Ponniyin Selvan 2 Review (SPOILERS): Well, That’s Not What the Summary of the Book Promised Me!

Hey! They changed the plot! Like, quite a bit! Mostly by cutting things out. But for those of us (me) who rely on online summaries to follow the dang thing, it was very confusing. Once I let go of what I thought was going to happen and just enjoyed what was happening, it was fine.

Whole Plot Straightened Out in Chronological Order:

Years before the present plot started, when he was a young prince, Prakash Raj was shipwrecked on Lanka and saved by Aishwarya, a young fisherwoman. They fell in love and he slept with her (his “sin”). Once he got home, he sent a trusted friend to find her but was told she died, so he remarried and had his three children with the Queen. Years later, he saw an orphan girl being raised by the temple priest who looked exactly like Aishwarya. When he learned his son was in love with her and wanted to marry her, he sent his guards to take her away fearing it would be incest, that this was his daughter. In reality, his enemy the neighboring king Veera Pandya had kidnapped and raped Aishwarya and then abandoned her, knowing Prakash loved her and wanting to hurt him. Aishwarya gave the child of rape up to the temple and Veera Pandya, in guilt, sent spies to watch over her. When she was banished, driven to sex work, he found her and took her into his family as his “foster daughter”. Years later, Aishwarya had to watch the man she loved, Vikram, kill her foster father. As he died, Veera Pandya gave Aishwarya the responsibility of taking care of his young son and avenging his death. Vikram, ashamed of himself for killing an unarmed man in a fit of anger and emotion, and wracked with guilt for breaking Aishwarya’s heart, fled to the northern battlefields. Aishwarya, as part of her revenge plan, seduced the aging treasurer R. Sarathkumar of the Chola kingdom in order to incite a rebellion and sneak in assassins. Prakash Raj is old and sick, Vikram is fighting to the north, and his younger son Jayam Ravi is fighting in Lanka. Aishwarya and her husband sneak in the king’s cousin, Rahman, from the temple where he was raised into the forts and palaces and encourage the other chieftains to support his claim to the throne. Ponniyin Selvan 1 happens.

The initial rebellion plan fails and Rahman goes to find allies and is offered a chance to work with the northern kingdom. He agrees, so long as it is a bloodless war. He does not want the kingdom divided or his family harmed, just wants to be put on the throne. Aishwarya meets with her fellow rebels and spies and orders them to assassinate all three men (Prakash Raj, Vikram, and Jayam Ravi) simultaneously. But her plan fails because it is overheard by Karthi, the spy. He reports it to the princess Trisha, and also takes her to meet her brother Jayam Ravi in Lanka. Vikram also arrives in Lanka and the three siblings are united. But Vikram declares he must return because Aishwarya has invited him to visit her and he cannot say “no”. Trisha orders Karthi to secretly follow and protect Vikram. Karthi witnesses Aishwarya kill Vikram, or rather Vikram using Aishwarya to kill himself, knowing that she has no choice but to kill him and seeing it as his atonement. Meanwhile, a group of assassins tries to shoot Prakash Raj while he relaxes in his palace, but Aishwarya 1 has followed them knowing they intend to hurt Prakash and sneaks into his room to warn him. Their eyes meet and they see each other once again before Aishwarya jumps in front of arrows to save his life and dies. Jayam Ravi survives multiple assassination attempts in Lanka through the loyalty of Karthi, the Buddhist Monks, and his own intelligence. Aishwarya is dragged away by her fellow Pandya rebels and finally learns the truth about her own parentage. In despair at how she has been a pawn for others her whole life, she kills herself. The infighting in the Chola kingdom suddenly stops when they are attacked by the north. At the last minute, Rahman comes to join his cousins on the battlefield, turning against his allies when they broke their promise of a bloodless battle. Rahman proves himself in battle, racing far ahead of his cousins and killing the lead enemy. After the battle, Prakash Raj crowns Jayam Ravi as his heir. But Jayam takes the crown and gives it to Rahman as the rightful heir by blood, and by his actions in battle.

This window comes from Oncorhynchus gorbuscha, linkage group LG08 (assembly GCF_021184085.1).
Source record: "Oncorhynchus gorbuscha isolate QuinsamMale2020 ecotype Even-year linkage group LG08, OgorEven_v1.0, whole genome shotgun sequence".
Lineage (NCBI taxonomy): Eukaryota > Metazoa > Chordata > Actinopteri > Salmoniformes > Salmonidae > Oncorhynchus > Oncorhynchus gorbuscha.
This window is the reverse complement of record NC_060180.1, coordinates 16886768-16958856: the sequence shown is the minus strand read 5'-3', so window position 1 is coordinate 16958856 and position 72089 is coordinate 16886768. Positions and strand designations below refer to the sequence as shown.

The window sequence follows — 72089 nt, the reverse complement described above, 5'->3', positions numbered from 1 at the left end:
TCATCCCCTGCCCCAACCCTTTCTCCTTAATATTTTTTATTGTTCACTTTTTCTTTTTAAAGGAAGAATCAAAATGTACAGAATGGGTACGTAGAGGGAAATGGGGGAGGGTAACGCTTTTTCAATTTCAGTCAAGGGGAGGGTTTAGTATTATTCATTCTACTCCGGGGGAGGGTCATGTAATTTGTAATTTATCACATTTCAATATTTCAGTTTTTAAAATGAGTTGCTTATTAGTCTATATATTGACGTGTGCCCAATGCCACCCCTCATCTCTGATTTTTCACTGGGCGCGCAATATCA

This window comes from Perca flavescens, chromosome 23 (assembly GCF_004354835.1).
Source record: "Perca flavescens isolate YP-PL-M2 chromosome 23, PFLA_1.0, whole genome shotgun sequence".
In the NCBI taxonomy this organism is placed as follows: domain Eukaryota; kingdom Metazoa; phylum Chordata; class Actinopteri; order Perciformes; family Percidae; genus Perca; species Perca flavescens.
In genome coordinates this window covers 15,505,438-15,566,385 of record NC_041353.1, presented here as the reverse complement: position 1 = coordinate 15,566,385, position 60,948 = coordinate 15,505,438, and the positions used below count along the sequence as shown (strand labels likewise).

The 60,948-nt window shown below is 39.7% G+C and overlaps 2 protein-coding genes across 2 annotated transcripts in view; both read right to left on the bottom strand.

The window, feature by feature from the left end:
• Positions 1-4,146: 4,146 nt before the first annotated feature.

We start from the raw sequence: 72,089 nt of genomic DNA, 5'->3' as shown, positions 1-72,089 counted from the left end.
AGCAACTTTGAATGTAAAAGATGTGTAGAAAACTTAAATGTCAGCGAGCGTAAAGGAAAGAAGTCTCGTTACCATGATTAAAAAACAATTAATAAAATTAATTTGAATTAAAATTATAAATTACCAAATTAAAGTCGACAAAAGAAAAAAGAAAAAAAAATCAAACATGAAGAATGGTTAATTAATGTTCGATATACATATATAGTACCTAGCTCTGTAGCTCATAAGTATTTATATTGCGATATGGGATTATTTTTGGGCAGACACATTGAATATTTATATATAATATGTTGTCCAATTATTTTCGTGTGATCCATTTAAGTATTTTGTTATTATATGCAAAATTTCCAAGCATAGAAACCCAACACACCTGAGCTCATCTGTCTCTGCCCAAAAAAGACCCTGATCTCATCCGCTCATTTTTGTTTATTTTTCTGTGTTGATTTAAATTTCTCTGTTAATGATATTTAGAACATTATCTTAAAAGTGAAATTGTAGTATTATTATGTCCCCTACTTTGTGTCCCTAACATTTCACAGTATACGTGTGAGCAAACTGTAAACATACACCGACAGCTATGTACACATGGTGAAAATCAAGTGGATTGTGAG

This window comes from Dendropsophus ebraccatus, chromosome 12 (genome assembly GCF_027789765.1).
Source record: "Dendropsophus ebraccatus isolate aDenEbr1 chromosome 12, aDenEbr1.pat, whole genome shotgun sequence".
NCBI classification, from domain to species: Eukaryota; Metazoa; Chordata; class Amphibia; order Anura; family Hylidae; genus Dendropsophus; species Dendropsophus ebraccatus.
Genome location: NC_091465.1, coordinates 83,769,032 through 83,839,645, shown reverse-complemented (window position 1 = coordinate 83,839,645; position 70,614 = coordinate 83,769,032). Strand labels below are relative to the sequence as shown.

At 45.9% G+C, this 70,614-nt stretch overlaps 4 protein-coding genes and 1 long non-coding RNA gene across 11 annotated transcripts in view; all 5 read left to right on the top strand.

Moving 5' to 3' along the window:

So here’s the big thing they removed from the book! In the book, Aishwarya is a twin with Rahman. There was a baby swap and the true heir was raised as a humble flower seller. This swap is discovered at some point, Rahman goes off to join the Pandyam rebels and the Humble Flower Seller joins the royal family. And then same ending, Jayam Ravi gives up the crown because it rightfully belongs to Humble Flower Seller.

(justice for Aishwarya Lakshmi! She does a great job playing spicy fisherwoman, and then the whole big ending for her character is cut. I’m more angry about that than on losing out on the Humble Flower Seller is Prince plot)

I’m okay with the change because it is part of the whole concept of the hero not needing to be the king. The hero of the story is Jayam Ravi, because you can be a very good person and worthy of having stories told about you, without wanting the throne. So it’s not SUPER important who he actually gives the crown up to, just that it is someone seemingly less “worthy” but still perfectly fine and capable. The whole idea of the Magical Destined Ruler is questioned by this story, lots of people have flaws and virtues and the possibility of being good leaders.

I am NOT okay with the change because the kept they flower seller character! And his girlfriend, the spicy fisherwoman. I was all excited to see this sweet flower seller learn he was royalty, and to see the spicy fisherwoman try to process the reveal. But no, they just dance around the edges of the plot and then kind of go away never to be seen or mentioned again. What an odd choice! Either take them out entirely or squeeze in the conclusion to their plot. Maybe I wouldn’t have noticed if I hadn’t read the summary in advance, but I think I still would have? They are semi-prominent characters and they have no conclusion. I guess because they can’t do the book conclusion and it would be unfaithful to use a non-book conclusion.

There’s so much else that is so good, it was easy to distract myself from this odd deletion. The Vikram-Aishwarya conclusion really is magnificent. We have seen Vikram be tortured and angry and bitter over her marriage. And we have seen Aishwarya being an ice woman wanting only revenge. Once they are preparing to actually meet though, we see Aishwarya increasingly nervous and Vikram confident. He knows it is the right thing to do and he knows what the conclusion will be. They meet, and Aishwarya fails to kill him. Vikram lovingly tries to talk her into it, to tell her it is all right, he wants to die at her hand. Aishwarya tries to play it off, that she never loved him, that he owes her nothing. They talk in circles around her denial of love and his insistence on it. And then finally, he impales himself on her knife as they embrace. In the end their bond is only between themselves, only for themselves, and all the family loyalties and public drama is meaningless.